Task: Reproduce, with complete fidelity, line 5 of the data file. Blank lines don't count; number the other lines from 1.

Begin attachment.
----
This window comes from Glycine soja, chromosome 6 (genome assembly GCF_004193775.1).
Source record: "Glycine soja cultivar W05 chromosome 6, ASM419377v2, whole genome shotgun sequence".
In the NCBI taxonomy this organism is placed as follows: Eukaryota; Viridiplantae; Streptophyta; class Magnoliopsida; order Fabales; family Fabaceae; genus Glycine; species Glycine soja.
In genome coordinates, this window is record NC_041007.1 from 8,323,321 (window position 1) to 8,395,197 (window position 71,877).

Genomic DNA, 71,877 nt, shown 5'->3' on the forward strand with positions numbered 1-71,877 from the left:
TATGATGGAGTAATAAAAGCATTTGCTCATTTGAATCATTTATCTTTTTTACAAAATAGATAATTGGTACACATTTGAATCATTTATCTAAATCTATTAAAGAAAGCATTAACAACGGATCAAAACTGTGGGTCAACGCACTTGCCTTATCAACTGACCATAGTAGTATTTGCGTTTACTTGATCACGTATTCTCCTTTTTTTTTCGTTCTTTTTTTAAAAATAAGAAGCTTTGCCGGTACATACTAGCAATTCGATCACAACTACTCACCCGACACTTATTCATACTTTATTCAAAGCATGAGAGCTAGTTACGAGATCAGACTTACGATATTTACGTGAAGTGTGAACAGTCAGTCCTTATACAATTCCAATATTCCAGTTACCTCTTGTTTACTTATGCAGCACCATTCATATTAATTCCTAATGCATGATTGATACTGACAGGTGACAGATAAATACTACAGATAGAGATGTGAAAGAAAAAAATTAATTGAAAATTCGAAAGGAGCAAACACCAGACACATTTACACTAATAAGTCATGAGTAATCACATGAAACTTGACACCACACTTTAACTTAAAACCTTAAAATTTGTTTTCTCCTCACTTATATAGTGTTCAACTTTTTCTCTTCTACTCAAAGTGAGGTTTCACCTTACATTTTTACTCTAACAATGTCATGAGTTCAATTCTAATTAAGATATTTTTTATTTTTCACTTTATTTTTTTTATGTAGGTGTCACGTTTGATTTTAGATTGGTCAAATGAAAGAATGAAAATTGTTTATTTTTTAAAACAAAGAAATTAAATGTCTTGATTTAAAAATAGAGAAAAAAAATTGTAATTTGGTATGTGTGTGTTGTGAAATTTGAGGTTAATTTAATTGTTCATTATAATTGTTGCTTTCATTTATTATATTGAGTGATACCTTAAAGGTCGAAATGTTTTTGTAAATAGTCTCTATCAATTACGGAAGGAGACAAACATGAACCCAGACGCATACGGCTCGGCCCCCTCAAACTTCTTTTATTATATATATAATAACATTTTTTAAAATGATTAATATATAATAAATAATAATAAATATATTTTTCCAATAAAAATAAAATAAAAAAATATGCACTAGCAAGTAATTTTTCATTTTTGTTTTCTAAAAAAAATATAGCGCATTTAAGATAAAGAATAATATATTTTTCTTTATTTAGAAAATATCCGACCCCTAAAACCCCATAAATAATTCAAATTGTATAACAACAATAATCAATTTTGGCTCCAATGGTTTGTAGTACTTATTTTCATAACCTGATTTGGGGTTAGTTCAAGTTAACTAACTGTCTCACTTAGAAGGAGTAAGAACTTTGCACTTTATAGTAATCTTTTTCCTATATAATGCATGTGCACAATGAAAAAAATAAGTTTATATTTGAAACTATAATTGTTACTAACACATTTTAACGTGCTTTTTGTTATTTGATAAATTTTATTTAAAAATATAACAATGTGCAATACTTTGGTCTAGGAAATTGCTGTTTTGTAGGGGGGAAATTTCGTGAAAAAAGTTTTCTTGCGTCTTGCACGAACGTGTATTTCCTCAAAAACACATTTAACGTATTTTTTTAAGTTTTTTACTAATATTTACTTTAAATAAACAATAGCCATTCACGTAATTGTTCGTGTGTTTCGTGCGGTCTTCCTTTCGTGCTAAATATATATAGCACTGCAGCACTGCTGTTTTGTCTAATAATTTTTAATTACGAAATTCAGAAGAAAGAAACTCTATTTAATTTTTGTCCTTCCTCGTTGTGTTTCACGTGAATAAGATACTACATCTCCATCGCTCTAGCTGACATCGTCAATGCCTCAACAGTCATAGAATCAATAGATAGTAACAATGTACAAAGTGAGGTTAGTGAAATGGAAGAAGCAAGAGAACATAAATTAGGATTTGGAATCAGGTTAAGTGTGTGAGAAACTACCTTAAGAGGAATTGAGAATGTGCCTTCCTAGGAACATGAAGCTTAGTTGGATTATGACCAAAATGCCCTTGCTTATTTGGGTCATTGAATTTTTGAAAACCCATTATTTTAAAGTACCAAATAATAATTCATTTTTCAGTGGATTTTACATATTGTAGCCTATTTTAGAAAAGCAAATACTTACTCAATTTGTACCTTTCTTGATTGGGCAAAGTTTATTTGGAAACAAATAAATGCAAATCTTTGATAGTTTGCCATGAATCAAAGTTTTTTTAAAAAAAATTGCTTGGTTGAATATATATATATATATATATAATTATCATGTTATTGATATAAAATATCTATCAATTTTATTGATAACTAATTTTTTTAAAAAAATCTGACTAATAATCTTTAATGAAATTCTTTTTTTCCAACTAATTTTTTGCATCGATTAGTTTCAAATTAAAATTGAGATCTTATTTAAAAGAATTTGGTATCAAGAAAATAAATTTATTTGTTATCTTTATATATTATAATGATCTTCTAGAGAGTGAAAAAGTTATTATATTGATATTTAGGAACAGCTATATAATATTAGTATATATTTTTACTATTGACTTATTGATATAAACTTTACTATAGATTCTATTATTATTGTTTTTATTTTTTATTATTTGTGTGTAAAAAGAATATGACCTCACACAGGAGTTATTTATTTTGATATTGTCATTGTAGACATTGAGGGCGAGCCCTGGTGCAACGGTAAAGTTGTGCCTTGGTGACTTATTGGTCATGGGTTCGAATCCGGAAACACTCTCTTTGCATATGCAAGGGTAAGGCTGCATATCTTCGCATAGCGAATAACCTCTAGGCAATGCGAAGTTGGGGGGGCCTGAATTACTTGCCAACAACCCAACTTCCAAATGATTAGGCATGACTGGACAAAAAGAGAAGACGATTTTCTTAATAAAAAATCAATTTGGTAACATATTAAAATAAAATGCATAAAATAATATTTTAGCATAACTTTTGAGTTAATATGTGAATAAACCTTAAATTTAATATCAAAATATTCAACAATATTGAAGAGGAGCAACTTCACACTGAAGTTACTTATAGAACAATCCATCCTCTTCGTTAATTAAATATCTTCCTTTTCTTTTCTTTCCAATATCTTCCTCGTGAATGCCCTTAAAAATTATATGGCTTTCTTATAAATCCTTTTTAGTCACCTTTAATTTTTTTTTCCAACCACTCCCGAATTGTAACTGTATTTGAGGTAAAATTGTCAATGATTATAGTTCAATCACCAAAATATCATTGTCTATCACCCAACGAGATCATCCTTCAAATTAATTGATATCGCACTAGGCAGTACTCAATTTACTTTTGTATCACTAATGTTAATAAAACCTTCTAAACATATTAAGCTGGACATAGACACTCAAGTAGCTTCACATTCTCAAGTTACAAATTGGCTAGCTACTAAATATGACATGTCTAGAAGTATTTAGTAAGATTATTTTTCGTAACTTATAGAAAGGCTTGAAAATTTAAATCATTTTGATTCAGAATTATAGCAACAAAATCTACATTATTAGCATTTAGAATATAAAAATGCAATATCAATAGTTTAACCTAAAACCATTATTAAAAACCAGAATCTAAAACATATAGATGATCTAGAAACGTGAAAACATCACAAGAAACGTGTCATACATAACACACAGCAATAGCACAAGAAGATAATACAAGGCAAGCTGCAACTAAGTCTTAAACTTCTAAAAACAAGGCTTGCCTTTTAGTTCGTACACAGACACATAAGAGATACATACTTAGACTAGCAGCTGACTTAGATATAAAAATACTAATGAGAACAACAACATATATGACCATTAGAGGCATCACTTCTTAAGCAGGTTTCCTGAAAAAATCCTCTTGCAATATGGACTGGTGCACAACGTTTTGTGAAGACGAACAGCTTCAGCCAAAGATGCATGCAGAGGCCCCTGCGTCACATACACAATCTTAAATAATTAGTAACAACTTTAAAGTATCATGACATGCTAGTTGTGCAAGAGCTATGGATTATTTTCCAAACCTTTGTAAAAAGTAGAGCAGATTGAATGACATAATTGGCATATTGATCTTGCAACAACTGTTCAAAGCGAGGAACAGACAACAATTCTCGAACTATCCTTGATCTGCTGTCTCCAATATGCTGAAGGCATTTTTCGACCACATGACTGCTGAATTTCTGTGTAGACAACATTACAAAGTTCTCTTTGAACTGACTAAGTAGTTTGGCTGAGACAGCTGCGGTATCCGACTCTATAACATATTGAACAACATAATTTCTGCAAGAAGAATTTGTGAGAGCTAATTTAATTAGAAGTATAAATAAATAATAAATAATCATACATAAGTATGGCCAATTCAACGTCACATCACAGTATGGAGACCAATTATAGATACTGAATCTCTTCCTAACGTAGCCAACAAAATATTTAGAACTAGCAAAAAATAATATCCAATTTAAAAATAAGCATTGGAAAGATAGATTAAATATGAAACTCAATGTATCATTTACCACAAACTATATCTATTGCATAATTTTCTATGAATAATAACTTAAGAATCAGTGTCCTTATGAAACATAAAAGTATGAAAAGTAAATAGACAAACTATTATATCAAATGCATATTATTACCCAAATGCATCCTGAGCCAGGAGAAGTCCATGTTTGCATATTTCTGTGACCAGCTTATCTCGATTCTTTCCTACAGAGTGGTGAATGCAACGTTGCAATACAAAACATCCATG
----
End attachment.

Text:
Genomic DNA, 71,877 nt, shown 5'->3' on the forward strand with positions numbered 1-71,877 from the left: